What’s more, the SNS’s partner SPS (Serbian Socialist Party) is in dire straits. The party has been slowly losing support in Belgrade for a few years now and though that’s no surprise, what is surprising is their waning national support, from 11.79% in 2022 to 6.55% in 2023 in the general elections, considering it was once strong party which continuously levitated around 11% for the last 12 or more years. The party, which traces its roots to the once mighty communist party of Yugoslavia, has been struggling with attracting new voters and replenishing its support pool. Its long-time leader Ivica Dacic hinted at his possible resignation when he announced a need for a new leader on the night of the first election results, but nothing has happened since.

All things considered, the SPS is viewed as an old party and it may be that nature is simply running its course, with the Yugoslav communist party’s last remnants and supporters just dying out. 

Another debacle happened on the right, where many long-standing parties suffered a loss of support due to the rise in popularity of the aforementioned “We – The Voice of the People”. Many right-wing parties such as Dveri and NS (People’s Party – Narodna Stranka in Serbian) have hence announced a change in their leadership after their leaders stepped down alongside some of their long-time members even announcing their retirement from politics altogether. This has not come as a surprise however, as both Dveri and the NS have been often criticized for not changing their party leaders and always having the same people represent their parties.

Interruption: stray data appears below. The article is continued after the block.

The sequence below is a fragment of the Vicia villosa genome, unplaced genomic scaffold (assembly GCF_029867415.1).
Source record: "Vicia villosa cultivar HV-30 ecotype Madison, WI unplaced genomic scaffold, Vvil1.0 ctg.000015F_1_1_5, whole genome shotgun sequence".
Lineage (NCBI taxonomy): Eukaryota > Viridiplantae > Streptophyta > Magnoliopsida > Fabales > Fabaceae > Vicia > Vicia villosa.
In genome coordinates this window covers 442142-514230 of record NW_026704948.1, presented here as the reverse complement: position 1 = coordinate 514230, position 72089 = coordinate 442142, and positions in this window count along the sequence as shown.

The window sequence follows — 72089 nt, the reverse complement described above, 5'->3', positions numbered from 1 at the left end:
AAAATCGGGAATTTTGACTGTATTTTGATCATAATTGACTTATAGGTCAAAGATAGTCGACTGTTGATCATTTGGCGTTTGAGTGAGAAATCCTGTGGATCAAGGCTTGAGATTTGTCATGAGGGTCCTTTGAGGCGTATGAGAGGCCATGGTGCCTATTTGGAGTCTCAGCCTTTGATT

Moreover, many of these right-wing parties such as Dveri and Zavetnici, as well as the SPS (which although being a socialist party shares a lot with the right-wing groups, particularly regarding support for Russia’s invasion of Ukraine) have been – until now – riding on the wave of pro-Russian sentiment which got them very good results in the 2022 elections. This time however, the  Russia-Ukraine war has been pushed aside and wasn’t a topic in 2023 – something which certainly did not alleviate their diminishing support.

What to expect from 2024?

Political instability may become the new norm in Serbia’s political life.